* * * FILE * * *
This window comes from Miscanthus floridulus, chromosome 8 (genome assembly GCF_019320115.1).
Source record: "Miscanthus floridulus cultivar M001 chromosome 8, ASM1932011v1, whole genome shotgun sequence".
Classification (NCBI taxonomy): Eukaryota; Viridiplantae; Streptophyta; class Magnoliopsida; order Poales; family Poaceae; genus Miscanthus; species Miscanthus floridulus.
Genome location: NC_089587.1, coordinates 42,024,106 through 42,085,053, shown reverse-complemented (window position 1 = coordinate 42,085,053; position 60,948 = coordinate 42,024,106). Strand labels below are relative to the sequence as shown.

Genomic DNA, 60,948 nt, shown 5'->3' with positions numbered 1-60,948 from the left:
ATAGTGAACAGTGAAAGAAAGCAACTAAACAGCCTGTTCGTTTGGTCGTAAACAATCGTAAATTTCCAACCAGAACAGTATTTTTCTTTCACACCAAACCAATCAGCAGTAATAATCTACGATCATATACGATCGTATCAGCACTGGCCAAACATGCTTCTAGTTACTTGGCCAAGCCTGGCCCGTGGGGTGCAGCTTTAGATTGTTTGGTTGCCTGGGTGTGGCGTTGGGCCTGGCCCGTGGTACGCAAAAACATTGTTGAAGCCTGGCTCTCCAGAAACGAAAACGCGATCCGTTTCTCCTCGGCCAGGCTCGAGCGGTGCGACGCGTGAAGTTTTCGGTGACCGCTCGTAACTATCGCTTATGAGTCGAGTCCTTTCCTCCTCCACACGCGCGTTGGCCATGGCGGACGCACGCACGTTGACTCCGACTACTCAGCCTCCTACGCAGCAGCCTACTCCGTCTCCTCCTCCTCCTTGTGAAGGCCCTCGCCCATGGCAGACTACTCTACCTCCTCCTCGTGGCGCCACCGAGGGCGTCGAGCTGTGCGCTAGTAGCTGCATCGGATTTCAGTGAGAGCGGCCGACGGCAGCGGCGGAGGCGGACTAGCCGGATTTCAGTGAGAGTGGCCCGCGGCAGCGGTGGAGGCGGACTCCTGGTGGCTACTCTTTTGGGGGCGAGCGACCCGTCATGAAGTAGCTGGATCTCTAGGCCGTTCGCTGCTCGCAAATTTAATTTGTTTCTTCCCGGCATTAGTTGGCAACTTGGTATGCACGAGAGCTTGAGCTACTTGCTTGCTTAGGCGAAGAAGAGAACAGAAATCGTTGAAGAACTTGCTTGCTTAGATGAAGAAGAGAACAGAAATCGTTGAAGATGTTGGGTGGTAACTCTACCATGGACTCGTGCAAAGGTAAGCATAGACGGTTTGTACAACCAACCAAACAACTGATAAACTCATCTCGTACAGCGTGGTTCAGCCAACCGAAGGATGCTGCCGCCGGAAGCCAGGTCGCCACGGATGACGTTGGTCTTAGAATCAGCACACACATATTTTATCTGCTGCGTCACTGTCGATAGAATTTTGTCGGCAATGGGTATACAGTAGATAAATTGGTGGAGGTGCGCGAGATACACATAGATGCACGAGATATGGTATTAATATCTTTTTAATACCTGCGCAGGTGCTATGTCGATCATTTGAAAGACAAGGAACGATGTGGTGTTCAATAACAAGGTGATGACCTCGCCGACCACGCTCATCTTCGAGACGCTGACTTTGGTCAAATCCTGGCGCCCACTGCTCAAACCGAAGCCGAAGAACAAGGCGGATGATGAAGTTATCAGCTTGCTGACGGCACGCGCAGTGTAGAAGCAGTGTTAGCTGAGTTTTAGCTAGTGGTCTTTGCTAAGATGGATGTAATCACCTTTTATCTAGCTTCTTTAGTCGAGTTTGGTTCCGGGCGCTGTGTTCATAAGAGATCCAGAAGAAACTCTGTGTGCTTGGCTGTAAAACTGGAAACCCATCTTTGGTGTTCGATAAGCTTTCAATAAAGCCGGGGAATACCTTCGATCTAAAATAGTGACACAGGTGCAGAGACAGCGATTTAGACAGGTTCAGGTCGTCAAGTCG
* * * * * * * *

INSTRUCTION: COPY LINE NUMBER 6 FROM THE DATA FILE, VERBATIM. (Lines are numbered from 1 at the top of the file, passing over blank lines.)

ATAGTGAACAGTGAAAGAAAGCAACTAAACAGCCTGTTCGTTTGGTCGTAAACAATCGTAAATTTCCAACCAGAACAGTATTTTTCTTTCACACCAAACCAATCAGCAGTAATAATCTACGATCATATACGATCGTATCAGCACTGGCCAAACATGCTTCTAGTTACTTGGCCAAGCCTGGCCCGTGGGGTGCAGCTTTAGATTGTTTGGTTGCCTGGGTGTGGCGTTGGGCCTGGCCCGTGGTACGCAAAAACATTGTTGAAGCCTGGCTCTCCAGAAACGAAAACGCGATCCGTTTCTCCTCGGCCAGGCTCGAGCGGTGCGACGCGTGAAGTTTTCGGTGACCGCTCGTAACTATCGCTTATGAGTCGAGTCCTTTCCTCCTCCACACGCGCGTTGGCCATGGCGGACGCACGCACGTTGACTCCGACTACTCAGCCTCCTACGCAGCAGCCTACTCCGTCTCCTCCTCCTCCTTGTGAAGGCCCTCGCCCATGGCAGACTACTCTACCTCCTCCTCGTGGCGCCACCGAGGGCGTCGAGCTGTGCGCTAGTAGCTGCATCGGATTTCAGTGAGAGCGGCCGACGGCAGCGGCGGAGGCGGACTAGCCGGATTTCAGTGAGAGTGGCCCGCGGCAGCGGTGGAGGCGGACTCCTGGTGGCTACTCTTTTGGGGGCGAGCGACCCGTCATGAAGTAGCTGGATCTCTAGGCCGTTCGCTGCTCGCAAATTTAATTTGTTTCTTCCCGGCATTAGTTGGCAACTTGGTATGCACGAGAGCTTGAGCTACTTGCTTGCTTAGGCGAAGAAGAGAACAGAAATCGTTGAAGAACTTGCTTGCTTAGATGAAGAAGAGAACAGAAATCGTTGAAGATGTTGGGTGGTAACTCTACCATGGACTCGTGCAAAGGTAAGCATAGACGGTTTGTACAACCAACCAAACAACTGATAAACTCATCTCGTACAGCGTGGTTCAGCCAACCGAAGGATGCTGCCGCCGGAAGCCAGGTCGCCACGGATGACGTTGGTCTTAGAATCAGCACACACATATTTTATCTGCTGCGTCACTGTCGATAGAATTTTGTCGGCAATGGGTATACAGTAGATAAATTGGTGGAGGTGCGCGAGATACACATAGATGCACGAGATATGGTATTAATATCTTTTTAATACCTGCGCAGGTGCTATGTCGATCATTTGAAAGACAAGGAACGATGTGGTGTTCAATAACAAGGTGATGACCTCGCCGACCACGCTCATCTTCGAGACGCTGACTTTGGTCAAATCCTGGCGCCCACTGCTCAAACCGAAGCCGAAGAACAAGGCGGATGATGAAGTTATCAGCTTGCTGACGGCACGCGCAGTGTAGAAGCAGTGTTAGCTGAGTTTTAGCTAGTGGTCTTTGCTAAGATGGATGTAATCACCTTTTATCTAGCTTCTTTAGTCGAGTTTGGTTCCGGGCGCTGTGTTCATAAGAGATCCAGAAGAAACTCTGTGTGCTTGGCTGTAAAACTGGAAACCCATCTTTGGTGTTCGATAAGCTTTCAATAAAGCCGGGGAATACCTTCGATCTAAAATAGTGACACAGGTGCAGAGACAGCGATTTAGACAGGTTCAGGTCGTCAAGTCG